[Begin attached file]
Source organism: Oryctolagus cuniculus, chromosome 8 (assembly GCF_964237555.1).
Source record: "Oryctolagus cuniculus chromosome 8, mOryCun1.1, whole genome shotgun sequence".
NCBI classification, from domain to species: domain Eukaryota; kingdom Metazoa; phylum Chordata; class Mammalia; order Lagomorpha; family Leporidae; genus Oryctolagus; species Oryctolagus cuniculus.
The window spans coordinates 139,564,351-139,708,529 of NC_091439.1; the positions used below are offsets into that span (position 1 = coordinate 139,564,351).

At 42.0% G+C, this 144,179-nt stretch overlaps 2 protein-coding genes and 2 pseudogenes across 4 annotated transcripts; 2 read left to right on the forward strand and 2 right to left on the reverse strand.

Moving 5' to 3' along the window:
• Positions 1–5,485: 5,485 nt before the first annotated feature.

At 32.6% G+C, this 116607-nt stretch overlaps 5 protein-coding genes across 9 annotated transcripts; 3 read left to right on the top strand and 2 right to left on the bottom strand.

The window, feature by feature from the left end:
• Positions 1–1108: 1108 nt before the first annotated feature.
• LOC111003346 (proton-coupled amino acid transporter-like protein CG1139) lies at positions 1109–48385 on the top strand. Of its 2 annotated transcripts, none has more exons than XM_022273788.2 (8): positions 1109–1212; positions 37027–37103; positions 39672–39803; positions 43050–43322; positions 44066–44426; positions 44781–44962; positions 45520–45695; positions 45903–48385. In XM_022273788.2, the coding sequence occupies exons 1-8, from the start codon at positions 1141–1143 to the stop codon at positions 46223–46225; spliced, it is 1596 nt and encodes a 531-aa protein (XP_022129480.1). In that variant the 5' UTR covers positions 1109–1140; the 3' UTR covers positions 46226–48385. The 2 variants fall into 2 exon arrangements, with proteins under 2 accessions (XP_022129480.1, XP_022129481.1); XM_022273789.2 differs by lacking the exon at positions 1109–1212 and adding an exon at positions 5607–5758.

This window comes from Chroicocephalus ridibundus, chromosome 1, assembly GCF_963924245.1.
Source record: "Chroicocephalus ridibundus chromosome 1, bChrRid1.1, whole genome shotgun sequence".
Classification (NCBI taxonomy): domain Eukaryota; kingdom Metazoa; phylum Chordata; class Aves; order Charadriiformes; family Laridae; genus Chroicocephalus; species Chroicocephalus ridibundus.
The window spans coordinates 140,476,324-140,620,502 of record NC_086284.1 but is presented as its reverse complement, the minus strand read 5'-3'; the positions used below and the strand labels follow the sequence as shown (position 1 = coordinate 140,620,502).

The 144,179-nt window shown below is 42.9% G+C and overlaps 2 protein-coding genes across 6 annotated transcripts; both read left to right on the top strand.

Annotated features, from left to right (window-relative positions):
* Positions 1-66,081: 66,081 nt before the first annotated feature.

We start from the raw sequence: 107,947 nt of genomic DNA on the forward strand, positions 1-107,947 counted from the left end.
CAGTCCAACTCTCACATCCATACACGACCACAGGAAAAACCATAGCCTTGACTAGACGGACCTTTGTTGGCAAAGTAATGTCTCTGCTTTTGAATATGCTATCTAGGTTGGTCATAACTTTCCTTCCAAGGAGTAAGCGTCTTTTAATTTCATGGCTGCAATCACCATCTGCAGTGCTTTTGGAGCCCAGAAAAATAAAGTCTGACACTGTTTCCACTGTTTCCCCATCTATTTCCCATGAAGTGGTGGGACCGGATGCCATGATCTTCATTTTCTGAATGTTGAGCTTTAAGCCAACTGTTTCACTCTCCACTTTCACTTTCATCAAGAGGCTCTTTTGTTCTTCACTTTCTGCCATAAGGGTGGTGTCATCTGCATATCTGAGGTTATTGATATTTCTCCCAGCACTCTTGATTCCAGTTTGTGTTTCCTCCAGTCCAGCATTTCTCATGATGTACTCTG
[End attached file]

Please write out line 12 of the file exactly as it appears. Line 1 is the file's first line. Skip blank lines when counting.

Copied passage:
This window comes from Chroicocephalus ridibundus, chromosome 1, assembly GCF_963924245.1.